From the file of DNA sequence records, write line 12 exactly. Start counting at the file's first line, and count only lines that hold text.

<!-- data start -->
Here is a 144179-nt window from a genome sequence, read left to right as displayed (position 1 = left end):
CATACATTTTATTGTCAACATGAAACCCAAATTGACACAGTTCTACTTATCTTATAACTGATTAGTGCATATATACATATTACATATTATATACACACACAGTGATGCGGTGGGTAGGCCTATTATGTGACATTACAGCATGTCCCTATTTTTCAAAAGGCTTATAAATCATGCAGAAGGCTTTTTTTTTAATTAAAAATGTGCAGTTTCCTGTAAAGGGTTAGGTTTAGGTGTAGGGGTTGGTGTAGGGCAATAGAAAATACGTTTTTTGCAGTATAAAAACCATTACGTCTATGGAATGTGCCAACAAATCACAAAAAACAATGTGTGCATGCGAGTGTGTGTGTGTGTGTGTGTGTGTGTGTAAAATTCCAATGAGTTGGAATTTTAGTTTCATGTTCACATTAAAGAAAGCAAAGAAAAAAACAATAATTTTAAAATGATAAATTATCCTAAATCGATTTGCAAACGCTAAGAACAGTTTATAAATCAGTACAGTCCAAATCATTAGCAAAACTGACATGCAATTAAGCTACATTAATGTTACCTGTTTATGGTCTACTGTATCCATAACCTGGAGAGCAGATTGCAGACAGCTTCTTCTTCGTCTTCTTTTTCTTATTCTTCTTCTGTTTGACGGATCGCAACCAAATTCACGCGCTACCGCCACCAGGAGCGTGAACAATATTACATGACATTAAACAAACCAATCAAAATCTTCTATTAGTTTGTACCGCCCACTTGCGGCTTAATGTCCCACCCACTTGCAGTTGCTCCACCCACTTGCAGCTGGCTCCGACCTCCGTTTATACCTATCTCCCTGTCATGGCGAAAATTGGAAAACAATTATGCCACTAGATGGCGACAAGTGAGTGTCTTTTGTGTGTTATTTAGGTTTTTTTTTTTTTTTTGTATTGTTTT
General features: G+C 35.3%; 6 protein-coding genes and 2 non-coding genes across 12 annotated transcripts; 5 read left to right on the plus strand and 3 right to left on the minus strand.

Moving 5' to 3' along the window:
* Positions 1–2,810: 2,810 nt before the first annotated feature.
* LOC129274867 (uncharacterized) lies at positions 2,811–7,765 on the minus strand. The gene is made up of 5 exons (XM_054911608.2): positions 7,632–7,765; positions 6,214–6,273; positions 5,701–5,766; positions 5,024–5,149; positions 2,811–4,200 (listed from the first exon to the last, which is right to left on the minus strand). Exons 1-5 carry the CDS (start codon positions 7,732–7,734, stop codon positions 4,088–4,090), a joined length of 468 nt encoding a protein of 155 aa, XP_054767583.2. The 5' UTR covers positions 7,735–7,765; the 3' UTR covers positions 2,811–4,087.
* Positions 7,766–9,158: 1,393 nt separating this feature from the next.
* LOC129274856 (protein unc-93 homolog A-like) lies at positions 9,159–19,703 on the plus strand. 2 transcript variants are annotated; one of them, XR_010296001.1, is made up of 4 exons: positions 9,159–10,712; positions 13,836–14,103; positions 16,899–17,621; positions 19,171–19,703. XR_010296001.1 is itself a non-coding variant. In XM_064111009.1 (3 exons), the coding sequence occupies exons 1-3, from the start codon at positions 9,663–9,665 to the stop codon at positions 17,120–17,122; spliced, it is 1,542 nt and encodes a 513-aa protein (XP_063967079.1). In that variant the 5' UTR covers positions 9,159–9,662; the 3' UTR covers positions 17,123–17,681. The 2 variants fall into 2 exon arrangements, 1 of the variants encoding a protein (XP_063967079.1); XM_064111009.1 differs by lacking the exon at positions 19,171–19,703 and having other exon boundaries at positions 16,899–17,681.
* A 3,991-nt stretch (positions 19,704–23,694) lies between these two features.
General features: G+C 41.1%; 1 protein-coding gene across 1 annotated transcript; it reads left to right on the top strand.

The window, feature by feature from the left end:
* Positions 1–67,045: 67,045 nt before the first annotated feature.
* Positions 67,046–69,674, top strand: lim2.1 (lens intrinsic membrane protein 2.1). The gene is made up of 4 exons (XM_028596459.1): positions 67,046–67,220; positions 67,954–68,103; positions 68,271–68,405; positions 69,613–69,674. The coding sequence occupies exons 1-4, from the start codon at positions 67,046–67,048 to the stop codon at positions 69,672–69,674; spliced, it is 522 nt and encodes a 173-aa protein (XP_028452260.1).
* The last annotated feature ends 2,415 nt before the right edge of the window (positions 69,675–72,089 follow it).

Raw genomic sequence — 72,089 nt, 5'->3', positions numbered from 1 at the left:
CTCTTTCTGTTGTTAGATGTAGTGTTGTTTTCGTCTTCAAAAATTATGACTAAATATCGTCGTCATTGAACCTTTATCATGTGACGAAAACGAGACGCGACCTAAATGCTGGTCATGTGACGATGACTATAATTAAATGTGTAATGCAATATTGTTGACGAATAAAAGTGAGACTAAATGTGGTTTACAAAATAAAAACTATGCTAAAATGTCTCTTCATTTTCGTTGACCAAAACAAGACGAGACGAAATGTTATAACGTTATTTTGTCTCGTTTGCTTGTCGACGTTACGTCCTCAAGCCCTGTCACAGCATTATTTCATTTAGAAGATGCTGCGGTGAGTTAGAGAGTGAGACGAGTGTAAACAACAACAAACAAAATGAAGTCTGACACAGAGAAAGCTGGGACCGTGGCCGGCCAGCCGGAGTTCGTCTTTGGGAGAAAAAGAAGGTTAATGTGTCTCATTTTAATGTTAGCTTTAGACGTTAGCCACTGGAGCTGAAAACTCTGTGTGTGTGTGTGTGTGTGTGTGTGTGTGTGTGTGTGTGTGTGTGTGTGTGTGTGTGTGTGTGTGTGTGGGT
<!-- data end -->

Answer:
* Positions 1–67,045: 67,045 nt before the first annotated feature.